RE: [CR]Vintage Bikes Paint/Rust touchups.


Example: Events:Cirque du Cyclisme

Date: Sat, 18 May 2002 12:04:09 -0400
From: Mark <rena.cutrufelli@comcast.net>
Subject: RE: [CR]Vintage Bikes Paint/Rust touchups.
In-reply-to: <3CE5ECF4.809E4272@earthlink.net>
To: chuckschmidt@earthlink.net, M4Campy <M4Campy@aol.com>
Cc: classicrendezvous@bikelist.org


Chuck, I used yellow Testors model paint for touching the top tube cable guides on my 83 California Masi. I particularly like the Testors paint filled enamel (never acrylic)markers to avoid brush marks.(I think you can buy empty markers intended to fill with mixed paint somewhere too) Near perfect- Color match is almost exact and I did all three guides do get it right.. No clear coat cause you know that with cables going thru, you will need touchup again. I do inside and out of each guide. Several coats over several days. By the way, our local McCormick paints will match exact with a highly rust resistant hard hard enamel if you like. They even mixed a batch for my car and that is white (90 Buick,like geiser cars for comfort- but the bike has to be a race bike) - and white-off white-hardest color to match.It was only about $4 a pint-Yep that's custom matched.. One guy there said he painted his rusty utility trailer with it, skipped the primer, held it outdoors for years and rust never returned!Paint didn't weather or lose luster either said he.

BTW the common adice to use acrylic clear nail polish as a top clearcoat I have been told is poor advice. It doesn't last. People think it lasts cause they often apply it to places that aren't handled. This admonition from people who do nails-FWIW.

I don't know if the existing paint on my bike is Dupont PPG enamel, or Imron or what?? But I would never use a lacquer for touchup- Bad bad compatibility problem! Guess you figured by now I have had more experience in paint/ stain touchups than bike mechanics-too bad.But my best touchups have always been on wood stain so clearly I need a wooden bike (They exist) Here's another trick to remove globs. I haven't tried it yet but probably will.. Has anyone tried this trick for touchups??? Looks promising I think:

http://www.langka.com/nfqa.htm

Mark Cutrufelli (searching for the perfect touchup) in Laurel, MD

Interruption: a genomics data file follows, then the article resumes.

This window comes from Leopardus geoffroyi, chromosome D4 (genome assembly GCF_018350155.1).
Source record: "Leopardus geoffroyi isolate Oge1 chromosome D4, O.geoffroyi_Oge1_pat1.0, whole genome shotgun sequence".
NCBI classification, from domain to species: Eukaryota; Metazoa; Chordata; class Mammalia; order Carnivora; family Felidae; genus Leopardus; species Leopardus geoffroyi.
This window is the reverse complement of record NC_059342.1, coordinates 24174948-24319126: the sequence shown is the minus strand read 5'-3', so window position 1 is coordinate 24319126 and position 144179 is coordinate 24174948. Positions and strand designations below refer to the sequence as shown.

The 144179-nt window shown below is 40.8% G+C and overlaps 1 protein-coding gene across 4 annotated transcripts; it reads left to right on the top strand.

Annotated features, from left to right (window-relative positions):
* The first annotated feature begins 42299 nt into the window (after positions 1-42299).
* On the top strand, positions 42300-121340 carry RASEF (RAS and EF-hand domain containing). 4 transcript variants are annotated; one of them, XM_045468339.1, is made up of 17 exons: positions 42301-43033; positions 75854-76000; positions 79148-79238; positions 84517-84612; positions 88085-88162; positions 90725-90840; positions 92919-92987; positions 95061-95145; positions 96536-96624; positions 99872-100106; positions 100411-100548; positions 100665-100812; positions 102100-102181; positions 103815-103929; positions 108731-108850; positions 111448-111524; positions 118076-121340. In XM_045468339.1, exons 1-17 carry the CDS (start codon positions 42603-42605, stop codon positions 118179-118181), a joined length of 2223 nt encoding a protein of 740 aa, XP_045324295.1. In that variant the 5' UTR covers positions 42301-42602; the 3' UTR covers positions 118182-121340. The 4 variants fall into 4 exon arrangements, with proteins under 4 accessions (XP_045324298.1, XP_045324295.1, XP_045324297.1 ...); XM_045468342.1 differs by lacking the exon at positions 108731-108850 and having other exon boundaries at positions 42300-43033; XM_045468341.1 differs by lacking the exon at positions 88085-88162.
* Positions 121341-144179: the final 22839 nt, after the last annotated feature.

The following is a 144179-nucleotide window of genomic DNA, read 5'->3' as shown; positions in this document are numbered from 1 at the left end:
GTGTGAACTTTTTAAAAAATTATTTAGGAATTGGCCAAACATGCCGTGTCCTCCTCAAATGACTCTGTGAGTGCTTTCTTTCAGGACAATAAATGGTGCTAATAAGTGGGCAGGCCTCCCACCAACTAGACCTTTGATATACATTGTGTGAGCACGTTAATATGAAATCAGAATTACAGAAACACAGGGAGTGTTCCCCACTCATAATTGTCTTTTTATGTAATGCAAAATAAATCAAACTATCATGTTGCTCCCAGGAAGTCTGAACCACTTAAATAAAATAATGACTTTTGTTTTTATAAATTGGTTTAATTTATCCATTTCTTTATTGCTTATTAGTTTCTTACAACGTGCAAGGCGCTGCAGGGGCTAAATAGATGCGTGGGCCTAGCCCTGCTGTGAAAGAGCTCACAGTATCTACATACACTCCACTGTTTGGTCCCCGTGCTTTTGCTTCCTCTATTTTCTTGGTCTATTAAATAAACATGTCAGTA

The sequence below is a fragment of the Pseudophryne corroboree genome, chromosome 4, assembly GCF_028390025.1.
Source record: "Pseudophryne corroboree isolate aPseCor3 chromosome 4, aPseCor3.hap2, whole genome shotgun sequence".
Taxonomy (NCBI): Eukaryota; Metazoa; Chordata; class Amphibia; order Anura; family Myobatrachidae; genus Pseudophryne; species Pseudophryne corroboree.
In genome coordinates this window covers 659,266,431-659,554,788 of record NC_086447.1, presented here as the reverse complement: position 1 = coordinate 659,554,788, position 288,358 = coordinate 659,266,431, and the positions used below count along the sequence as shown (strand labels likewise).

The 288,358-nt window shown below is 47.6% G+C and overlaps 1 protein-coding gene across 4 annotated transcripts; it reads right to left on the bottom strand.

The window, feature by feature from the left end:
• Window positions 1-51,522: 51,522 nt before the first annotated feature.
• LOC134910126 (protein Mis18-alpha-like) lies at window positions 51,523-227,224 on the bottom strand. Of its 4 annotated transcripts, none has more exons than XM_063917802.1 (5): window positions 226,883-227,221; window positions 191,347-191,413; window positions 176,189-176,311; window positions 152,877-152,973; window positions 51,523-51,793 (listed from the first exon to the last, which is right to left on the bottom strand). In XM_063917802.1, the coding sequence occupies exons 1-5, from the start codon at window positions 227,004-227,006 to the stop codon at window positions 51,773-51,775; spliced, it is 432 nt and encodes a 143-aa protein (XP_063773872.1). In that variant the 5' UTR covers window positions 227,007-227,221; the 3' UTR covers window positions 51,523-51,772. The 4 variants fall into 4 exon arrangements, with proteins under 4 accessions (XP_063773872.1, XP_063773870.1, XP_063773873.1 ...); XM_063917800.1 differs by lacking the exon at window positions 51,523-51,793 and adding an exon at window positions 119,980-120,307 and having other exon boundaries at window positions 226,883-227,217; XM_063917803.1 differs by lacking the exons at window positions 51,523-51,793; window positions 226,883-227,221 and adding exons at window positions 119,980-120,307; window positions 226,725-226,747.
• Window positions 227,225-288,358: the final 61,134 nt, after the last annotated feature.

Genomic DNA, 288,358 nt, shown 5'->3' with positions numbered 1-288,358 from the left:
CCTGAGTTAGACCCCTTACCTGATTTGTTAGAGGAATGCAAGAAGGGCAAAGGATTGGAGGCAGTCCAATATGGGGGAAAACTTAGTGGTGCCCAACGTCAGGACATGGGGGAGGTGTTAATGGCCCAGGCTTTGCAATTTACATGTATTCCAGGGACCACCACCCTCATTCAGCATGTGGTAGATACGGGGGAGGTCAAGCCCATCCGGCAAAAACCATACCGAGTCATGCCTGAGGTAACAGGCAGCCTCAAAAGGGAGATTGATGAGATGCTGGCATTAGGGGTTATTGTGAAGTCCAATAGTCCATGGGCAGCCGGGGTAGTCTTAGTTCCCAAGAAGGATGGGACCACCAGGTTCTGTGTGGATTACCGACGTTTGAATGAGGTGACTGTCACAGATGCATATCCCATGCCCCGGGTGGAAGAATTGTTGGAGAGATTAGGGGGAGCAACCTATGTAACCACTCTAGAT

-----Original Message----- From: classicrendezvous-admin@bikelist.org [mailto:classicrendezvous-admin@bikelist.org]On Behalf Of Chuck Schmidt Sent: Saturday, May 18, 2002 1:57 AM To: M4Campy Cc: classicrendezvous@bikelist.org Subject: Re: [CR]Vintage Bikes Most Desired.


> Chuck,
>
> How far gone... After I finish up my Trek commuter project I have my
> Masi Prestige with some
> bubbling underneath the BB and a nasty rust bubble at the first cable
> guide on the top tube.
>
> Some days I think leave it alone and build it up, others I just want to
> send it off for a restore...
>
> Your thoughts? What is _very_ far gone? That rust spot is about the size
> of a dime and just looks
> about as nasty as dark rust can look... But still seems to be surface.
>
> Mike Wilkinson
> Parker, CO

Mike,

The danger is the rash decision to restore and a regret years later that you wished you hadn't. A restoration _never_ turns out to be _exactly_ like the original finish!

My method: #11 Exacto blade, scrape out rusted area till you get down to bright metal, fill with enamel model paint mixed to match and applied with a tooth pick out to the edges in a raised wet blob to dry back down to level with the original paint edge. It will never be an invisible repair, but it will be very easy to overlook. Stops the rust too.

The older I get the more I prize and covet originality in bicycles. I'm sure some may wonder why I don't get some of my "rougher" bikes repainted though. Maybe it's an acquired taste not shared by everyone?

Chuck Schmidt
SoPas, SoCal